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The Ruins

Vines Run Amok

In the past couple years we’ve been well informed that it is simply a bad idea to be young, horny, inebriated, and abroad on vacation. Films such as Hostel and Touristas have underscored the inherent risks associated with the aforementioned. You could have your organs harvested, your eye pulled out, or simply end up with a REALLY bad hangover (and an STD).

The Ruins mines similar territory as two nubile couples go on vacation in Mexico and are invited to check out a ‘secret’ archaeological dig site near a Mayan ruin ‘not on the map’. Clearly the stars of this film never saw Hostel or Touristas. Anytime you’re invited to go somewhere ‘secret’ or otherwise off the map, you can count on getting more than a hangover and a case of the clap.

As soon as the kids arrive at the site, a group of agitated Mayan locals surrounds them not allowing them to leave the site. Things go from bad to worse, as one of the kids who came to the site with them is shot and killed when he tries to bribe the locals to let them go. Trapped on top of the ruin, the kids come to learn exactly why the locals won’t let them leave, there’s something terrible in the ruin…vines with a penchant for human flesh!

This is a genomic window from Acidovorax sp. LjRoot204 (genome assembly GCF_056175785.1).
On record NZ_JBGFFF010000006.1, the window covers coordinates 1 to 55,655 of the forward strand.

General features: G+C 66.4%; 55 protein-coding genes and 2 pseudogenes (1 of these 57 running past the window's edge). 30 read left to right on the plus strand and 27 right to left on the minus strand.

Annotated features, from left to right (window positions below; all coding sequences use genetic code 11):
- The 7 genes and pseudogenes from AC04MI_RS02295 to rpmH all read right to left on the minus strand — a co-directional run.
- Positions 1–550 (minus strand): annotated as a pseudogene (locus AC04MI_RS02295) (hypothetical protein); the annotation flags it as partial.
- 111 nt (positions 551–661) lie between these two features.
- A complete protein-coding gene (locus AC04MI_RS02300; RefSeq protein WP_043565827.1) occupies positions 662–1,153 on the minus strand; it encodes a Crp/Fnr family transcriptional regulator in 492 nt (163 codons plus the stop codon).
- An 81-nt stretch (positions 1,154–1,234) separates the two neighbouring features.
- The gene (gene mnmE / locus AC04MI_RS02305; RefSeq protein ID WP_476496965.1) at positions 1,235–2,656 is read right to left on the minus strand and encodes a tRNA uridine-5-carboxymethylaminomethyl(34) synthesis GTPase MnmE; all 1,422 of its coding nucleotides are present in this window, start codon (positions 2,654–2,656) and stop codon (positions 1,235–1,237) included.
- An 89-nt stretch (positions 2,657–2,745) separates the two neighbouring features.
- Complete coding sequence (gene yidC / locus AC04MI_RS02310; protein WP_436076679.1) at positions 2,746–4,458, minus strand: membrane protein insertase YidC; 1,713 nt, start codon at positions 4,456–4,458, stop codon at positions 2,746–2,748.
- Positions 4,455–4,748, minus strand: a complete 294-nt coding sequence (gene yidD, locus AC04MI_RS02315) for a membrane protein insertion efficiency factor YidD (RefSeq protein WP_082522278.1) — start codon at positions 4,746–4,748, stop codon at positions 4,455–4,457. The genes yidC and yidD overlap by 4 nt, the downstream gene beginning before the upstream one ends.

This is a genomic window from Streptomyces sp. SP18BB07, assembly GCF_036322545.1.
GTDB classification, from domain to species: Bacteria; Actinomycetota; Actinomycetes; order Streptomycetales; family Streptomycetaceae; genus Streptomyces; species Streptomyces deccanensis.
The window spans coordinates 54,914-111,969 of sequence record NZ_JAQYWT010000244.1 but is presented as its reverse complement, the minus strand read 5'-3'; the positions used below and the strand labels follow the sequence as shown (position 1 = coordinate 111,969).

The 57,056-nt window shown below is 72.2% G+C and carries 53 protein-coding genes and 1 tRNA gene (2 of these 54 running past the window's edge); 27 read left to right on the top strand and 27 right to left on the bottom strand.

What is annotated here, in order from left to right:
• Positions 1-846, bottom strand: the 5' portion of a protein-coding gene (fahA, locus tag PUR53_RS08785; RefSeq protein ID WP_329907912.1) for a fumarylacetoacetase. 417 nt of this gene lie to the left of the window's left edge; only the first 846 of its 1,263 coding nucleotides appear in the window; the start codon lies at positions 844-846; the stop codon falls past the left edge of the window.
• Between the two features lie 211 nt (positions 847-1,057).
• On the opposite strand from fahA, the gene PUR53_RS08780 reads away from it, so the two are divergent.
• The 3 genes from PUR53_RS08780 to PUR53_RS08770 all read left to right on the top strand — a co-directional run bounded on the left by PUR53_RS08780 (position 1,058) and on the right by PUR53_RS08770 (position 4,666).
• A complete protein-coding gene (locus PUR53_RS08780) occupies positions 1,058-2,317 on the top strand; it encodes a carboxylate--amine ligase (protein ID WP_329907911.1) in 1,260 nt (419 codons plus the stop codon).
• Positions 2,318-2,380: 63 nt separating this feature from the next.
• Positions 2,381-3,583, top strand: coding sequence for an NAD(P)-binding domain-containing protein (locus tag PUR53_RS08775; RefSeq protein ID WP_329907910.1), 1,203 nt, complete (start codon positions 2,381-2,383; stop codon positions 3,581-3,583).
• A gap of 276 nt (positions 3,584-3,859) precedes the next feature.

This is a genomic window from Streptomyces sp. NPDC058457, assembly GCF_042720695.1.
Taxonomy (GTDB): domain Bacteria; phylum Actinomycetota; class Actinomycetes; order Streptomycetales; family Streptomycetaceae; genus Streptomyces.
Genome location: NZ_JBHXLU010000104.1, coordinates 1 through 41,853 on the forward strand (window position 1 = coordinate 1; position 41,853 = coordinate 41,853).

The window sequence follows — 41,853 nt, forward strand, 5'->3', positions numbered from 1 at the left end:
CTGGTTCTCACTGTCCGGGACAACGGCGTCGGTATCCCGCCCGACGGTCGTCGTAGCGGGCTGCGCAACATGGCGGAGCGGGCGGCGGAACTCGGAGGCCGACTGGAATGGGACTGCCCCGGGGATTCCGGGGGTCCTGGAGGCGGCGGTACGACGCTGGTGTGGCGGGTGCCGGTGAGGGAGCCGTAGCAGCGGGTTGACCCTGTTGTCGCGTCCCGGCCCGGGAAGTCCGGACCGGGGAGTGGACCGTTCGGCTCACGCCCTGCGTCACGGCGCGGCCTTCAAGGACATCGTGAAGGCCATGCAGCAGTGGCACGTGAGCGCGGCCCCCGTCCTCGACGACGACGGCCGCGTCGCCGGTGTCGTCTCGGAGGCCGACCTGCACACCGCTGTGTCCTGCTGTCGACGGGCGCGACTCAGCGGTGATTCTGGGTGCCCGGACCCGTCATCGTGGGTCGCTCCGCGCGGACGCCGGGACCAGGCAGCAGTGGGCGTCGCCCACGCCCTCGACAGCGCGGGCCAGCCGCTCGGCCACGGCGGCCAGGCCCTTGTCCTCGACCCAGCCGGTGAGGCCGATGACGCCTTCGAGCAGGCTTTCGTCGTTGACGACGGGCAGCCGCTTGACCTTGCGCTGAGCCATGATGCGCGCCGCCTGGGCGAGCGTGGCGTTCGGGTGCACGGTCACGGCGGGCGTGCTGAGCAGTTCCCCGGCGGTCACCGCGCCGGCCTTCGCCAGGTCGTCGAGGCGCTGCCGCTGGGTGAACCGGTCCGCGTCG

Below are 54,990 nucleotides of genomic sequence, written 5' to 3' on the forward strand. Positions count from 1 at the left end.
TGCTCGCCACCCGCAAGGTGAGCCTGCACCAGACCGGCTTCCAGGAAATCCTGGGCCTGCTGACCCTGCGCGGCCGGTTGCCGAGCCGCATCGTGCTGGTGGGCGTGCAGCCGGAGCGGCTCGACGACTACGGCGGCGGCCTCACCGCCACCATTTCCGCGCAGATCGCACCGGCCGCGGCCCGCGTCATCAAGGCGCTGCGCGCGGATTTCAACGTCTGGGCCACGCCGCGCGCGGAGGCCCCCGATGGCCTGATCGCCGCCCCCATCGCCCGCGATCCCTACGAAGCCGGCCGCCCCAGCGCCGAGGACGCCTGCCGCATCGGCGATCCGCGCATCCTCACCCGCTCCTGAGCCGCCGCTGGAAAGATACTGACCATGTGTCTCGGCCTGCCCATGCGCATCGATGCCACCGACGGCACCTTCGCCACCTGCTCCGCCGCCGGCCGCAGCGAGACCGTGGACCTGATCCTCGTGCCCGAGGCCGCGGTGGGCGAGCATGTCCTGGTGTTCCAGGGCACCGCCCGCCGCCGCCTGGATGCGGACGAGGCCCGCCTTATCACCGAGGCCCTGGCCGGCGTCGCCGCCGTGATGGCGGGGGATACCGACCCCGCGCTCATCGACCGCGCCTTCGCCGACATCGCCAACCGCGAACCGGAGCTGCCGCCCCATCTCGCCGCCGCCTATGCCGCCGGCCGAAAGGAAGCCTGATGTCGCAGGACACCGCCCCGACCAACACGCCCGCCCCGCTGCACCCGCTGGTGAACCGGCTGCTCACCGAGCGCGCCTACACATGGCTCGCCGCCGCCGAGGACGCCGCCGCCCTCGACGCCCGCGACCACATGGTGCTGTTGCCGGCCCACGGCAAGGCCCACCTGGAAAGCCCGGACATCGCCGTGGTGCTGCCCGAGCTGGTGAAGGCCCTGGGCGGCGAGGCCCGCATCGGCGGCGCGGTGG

While it would be a stretch to call The Ruins "unique", the setup is interesting. The kids are trapped on top of a ruin and surrounded by Mayan locals while the vines from hell gradually consume them and/or infect them. We gradually see their nerves (and sanity) fray as they cling to the vain hope that someone will find them before all of them are killed.

Credit should be given to the actors in this film who pretty convincingly portray the terror and angst of their fairly hopeless situation. Jena Malone plays Amy, who was just looking for some time on the beach and some tropical drinks. Initially seen as a fairly shallow, one dimensional character, we see there’s more to her in the midst of a crisis. Her boyfriend Jeff (Jonathan Tucker) is the ‘rational’ one and de facto leader of the group, but his logic and rational approach to things proves to be relatively useless in this situation.

While Jeff, Amy and the rest of the cast are not necessarily unlikable, it’s challenging to really connect with any of them. We know Jeff is rational, responsible, and headed to medical school, but that’s about it. We know even less about the rest of the characters in the film. You can feel for their plight on a superficial level, but anything more than this is difficult.

The other problem with The Ruins is the actual ‘villain’ of the film…the vines. These vines truly seem threatening (LEAGUES more threatening than anything from Day of The Triffids), but they’re VINES!! How threatening can a vine truly be? The kids had access to fire, surely they could have simply burned all of the vines in short order. Granted, these ‘mutant’ vines might be flame retardant, but this seems a bit of a stretch.

The Ruins provides a few genuine scares, a reasonable amount of tension/discomfort, and far too many gory, gross out moments. The film actually would have been better if the more gruesome moments had left a little bit more to the imagination. It’s not a horror classic, but horror is your genre of choice, you could do worse than The Ruins.

Rating: 3 out of 5 stars